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Articles tagged with: google-wave

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[5 Aug 2010 | 8 Comments | ]
The triumph of document layout and the demise of Google Wave

So Google has abandoned Wave. Not really that surprising but obviously dissappointing to those of us who were excited about its potential. Here I argue that part of the problem is that most of us are still restricted in our thinking to static documents on the web. Wave was always about a next generation kind of document that was active and dynamic and that might have contributed to some of the confusion around what it was good for. The advent of the iPad and other tools for generating beautiful and dynamic content on the web may take us beyond this.

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[27 Aug 2009 | 16 Comments | ]

ChemSpidey lives! Even in the face of Karen James’ heavy irony I am still amazed that someone like me with very little programming experience was able to pull together something that actually worked effectively in a live demo. As long as you’re not actively scared of trying to put things together it is becoming relatively straightforward to build tools that do useful things. Building ChemSpidey relied heavily on existing services and other people’s code but pulling that together was a relatively straightforward process. The biggest problems were fixing the strange …

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[23 Aug 2009 | 12 Comments | ]

Yesterday, along with Chris Thorpe and Ian Mulvany I was involved in what I imagine might be the first of a series of demos of Wave as it could apply to scientists and researchers more generally. You can see the backup video I made in case we had no network on Viddler. I’ve not really done a demo like that live before so it was a bit difficult to tell how it was going from the inside but although much of the tweetage was apparently underwhelmed the direct feedback afterwards …

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[19 Jul 2009 | 6 Comments | ]

Google Wave has got an awful lot of people quite excited. And others are more sceptical. A lot of SciFoo attendees were therefore very excited to be able to get an account on the developer sandbox as part of the weekend. At the opening plenary Stephanie Hannon gave a demo of Wave and, although there were numerous things that didn’t work live, that was enough to get more people interested. On the Saturday morning I organized a session to discuss what we might do and also to provide an opportunity …

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[8 Jun 2009 | 24 Comments | ]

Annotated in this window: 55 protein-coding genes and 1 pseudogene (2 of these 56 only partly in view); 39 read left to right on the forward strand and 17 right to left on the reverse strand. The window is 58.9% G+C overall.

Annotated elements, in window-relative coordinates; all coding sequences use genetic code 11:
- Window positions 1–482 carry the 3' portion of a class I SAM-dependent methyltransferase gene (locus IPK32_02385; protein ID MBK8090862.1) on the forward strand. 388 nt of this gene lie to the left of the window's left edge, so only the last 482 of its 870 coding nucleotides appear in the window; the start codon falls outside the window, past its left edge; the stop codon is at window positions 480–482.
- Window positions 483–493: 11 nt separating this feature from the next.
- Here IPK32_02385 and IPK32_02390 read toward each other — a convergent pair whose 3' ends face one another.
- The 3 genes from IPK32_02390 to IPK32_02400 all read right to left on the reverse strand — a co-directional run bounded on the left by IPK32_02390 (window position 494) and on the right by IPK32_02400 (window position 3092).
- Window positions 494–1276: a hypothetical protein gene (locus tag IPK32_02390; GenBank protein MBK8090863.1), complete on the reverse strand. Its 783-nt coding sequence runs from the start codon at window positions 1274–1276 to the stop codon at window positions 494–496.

In the previous post  I discussed a workflow using Wave to author and publish a paper. In this post I want to look at the possibility of using it as a laboratory record, or more specifically as a human interface to the laboratory record. There has been much work in recent years on research portals and Virtual Research Environments. While this work will remain useful in defining use patterns and interface design my feeling is that Wave will become the environment of choice, a framework for a virtual research environment …

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[8 Jun 2009 | 20 Comments | ]

I, and many others have spent the last week thinking about Wave and I have to say that I am getting more, rather than less, excited about the possibilities that this represents. All of the below will have to remain speculation for the moment but I wanted to walk through two use cases and identify how the concept of a collaborative automated document will have an impact. In this post I will start with the drafting and publication of a paper because it is an easier step to think about. …

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[30 May 2009 | 17 Comments | ]

Yes, I’m afraid it’s yet another over the top response to yesterday’s big announcement of Google Wave, the latest paradigm shifting gob-smackingly brilliant piece of technology (or PR depending on your viewpoint) out of Google. My interest, however is pretty specific, how can we leverage it to help us capture, communicate, and publish research? And my opinion is that this is absolutely game changing – it makes a whole series of problems simply go away, and potentially provides a route to solving many of the problems that I was struggling …